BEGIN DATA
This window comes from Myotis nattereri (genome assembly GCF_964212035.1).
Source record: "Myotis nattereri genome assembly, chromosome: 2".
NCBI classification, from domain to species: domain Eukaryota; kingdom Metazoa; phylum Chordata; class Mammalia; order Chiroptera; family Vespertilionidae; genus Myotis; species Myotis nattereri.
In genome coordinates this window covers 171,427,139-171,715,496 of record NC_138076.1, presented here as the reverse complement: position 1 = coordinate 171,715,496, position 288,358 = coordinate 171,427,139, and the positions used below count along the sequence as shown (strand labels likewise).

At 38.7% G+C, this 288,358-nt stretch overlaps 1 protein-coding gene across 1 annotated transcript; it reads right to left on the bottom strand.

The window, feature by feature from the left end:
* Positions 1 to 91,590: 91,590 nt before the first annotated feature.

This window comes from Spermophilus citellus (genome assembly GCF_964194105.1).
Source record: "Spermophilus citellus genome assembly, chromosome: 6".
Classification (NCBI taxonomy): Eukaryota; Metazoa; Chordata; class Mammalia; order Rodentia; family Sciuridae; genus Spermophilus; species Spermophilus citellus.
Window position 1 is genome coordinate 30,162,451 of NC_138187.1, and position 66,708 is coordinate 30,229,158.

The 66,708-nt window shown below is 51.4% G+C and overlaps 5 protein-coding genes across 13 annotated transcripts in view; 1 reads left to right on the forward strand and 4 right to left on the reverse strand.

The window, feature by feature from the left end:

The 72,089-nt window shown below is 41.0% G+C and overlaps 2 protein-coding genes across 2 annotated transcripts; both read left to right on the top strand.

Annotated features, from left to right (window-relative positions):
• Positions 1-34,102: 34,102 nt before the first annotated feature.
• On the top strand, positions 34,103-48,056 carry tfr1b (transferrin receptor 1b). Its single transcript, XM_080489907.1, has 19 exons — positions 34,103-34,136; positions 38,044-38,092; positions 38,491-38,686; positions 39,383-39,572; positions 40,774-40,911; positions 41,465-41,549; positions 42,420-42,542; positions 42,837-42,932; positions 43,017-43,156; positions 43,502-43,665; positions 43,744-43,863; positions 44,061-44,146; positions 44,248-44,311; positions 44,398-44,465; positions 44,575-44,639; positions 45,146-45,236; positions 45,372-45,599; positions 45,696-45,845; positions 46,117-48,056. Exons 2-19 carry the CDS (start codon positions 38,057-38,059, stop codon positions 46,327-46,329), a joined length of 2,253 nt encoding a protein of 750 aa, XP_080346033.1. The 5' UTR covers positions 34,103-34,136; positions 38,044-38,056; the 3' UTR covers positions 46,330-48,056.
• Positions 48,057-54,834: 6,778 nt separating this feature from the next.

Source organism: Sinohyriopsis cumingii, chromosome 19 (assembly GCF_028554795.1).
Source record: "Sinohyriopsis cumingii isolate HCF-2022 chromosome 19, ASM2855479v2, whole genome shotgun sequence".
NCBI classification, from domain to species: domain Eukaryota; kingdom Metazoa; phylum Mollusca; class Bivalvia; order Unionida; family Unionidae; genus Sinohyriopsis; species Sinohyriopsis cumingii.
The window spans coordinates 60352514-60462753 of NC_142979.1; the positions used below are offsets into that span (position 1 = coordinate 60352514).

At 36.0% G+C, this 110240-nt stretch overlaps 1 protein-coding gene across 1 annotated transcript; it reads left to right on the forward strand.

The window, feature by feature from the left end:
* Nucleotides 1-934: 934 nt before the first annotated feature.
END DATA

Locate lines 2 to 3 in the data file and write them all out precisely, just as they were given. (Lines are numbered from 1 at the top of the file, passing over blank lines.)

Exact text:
Source record: "Myotis nattereri genome assembly, chromosome: 2".
NCBI classification, from domain to species: domain Eukaryota; kingdom Metazoa; phylum Chordata; class Mammalia; order Chiroptera; family Vespertilionidae; genus Myotis; species Myotis nattereri.